Fewer than a dozen people were hospitalized after becoming ill because they drank water polluted in a Kanawha Valley chemical spill, it has been reported. None of them is expected to suffer long-term harm from the experience.
It could have been much, much worse. The chemical that leaked into the Elk River last week is toxic enough to cause nausea, headaches, skin rashes and other relatively minor problems - but not death. Had the substance been something else, victims might have gone to funeral homes instead of emergency rooms.
By Monday, state officials said the concentration of the chemical in the Elk River had dropped dramatically. That was good news for the about 300,000 people whose treated water comes from the river. They had been warned for several days not to consume the water.
Several communities in the Ohio Valley draw all or part of their drinking water from the Ohio River. What would happen if a chemical leaked into that stream?
That has happened in the past. The standard drill is for municipal water intake valves to be closed until dangerous concentrations of the chemical have flowed downstream.
Such a strategy works just fine when water treatment systems are notified in advance of a hazardous chemical in the river. But in Kanawha County, it appears the first indication something was wrong was when some residents there noticed a strange odor in the air and the West Virginia American Water company detected a problem. By that time, contaminated water already was in the distribution system.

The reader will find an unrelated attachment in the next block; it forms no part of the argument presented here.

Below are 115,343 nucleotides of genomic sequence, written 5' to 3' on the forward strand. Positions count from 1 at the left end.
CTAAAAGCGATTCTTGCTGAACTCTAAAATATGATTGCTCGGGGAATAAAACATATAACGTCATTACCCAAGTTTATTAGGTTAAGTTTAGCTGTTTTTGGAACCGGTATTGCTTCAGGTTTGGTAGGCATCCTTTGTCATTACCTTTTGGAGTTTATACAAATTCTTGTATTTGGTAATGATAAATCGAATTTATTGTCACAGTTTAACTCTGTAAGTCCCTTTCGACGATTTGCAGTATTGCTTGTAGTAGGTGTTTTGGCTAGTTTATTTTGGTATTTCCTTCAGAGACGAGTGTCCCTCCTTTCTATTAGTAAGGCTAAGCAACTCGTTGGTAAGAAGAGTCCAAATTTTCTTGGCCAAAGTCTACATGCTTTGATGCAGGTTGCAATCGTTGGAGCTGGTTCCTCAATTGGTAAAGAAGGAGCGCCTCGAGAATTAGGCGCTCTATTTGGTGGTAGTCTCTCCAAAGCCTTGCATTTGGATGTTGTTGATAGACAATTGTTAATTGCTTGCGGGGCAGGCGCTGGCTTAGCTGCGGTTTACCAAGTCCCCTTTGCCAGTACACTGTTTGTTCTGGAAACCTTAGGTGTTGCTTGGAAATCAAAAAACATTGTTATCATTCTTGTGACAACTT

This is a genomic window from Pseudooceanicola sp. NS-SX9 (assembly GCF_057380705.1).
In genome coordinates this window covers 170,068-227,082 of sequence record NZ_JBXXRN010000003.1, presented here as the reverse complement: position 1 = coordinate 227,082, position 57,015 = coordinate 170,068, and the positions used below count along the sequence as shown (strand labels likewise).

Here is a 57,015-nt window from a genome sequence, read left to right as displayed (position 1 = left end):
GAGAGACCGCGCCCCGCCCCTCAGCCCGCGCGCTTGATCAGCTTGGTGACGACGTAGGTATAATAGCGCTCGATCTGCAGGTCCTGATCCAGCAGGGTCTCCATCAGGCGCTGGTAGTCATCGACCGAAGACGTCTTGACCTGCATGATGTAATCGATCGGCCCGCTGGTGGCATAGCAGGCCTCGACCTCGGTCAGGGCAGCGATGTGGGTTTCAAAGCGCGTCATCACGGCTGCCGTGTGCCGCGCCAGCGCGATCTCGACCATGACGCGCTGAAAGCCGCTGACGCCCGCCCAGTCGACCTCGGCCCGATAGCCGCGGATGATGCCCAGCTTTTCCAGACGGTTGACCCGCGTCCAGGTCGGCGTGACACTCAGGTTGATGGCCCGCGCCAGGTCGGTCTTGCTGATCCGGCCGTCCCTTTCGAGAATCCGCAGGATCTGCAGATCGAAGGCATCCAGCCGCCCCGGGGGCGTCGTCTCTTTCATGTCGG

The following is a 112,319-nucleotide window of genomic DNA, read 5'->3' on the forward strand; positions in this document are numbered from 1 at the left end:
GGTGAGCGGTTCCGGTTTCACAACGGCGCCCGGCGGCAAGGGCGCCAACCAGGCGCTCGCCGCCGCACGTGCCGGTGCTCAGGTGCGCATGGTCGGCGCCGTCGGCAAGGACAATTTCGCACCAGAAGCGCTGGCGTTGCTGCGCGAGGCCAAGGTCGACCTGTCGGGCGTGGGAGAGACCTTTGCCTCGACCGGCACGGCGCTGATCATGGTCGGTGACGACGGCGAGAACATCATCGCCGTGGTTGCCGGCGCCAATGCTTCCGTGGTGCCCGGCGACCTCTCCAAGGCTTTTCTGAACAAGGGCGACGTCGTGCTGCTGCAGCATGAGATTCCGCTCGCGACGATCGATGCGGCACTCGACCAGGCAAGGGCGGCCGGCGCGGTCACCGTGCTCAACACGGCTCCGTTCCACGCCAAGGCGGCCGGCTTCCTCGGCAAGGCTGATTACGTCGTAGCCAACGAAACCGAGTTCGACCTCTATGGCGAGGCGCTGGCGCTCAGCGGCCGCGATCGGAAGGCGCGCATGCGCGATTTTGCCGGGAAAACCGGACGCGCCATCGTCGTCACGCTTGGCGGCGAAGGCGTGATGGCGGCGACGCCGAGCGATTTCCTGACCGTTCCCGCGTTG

Public water treatment systems in our area have emergency plans for dealing with contamination. However, the Kanawha County disaster is a reminder that such plans need to be re-examined regularly and that personnel need to be drilled on implementing them. It also is a wake-up call concerning what water treatment personnel know about potentially hazardous chemicals that may leak into the river.
The disaster in southern West Virginia could have been much, much worse. Had the leaked chemical been more dangerous, the response by water treatment officials and technicians could have made the difference between life and death for hundreds, perhaps thousands, of people. Here in the Ohio Valley, public water system administrators should do everything in their power to ensure that if a similar situation occurs here, the right decisions will be made as quickly as possible.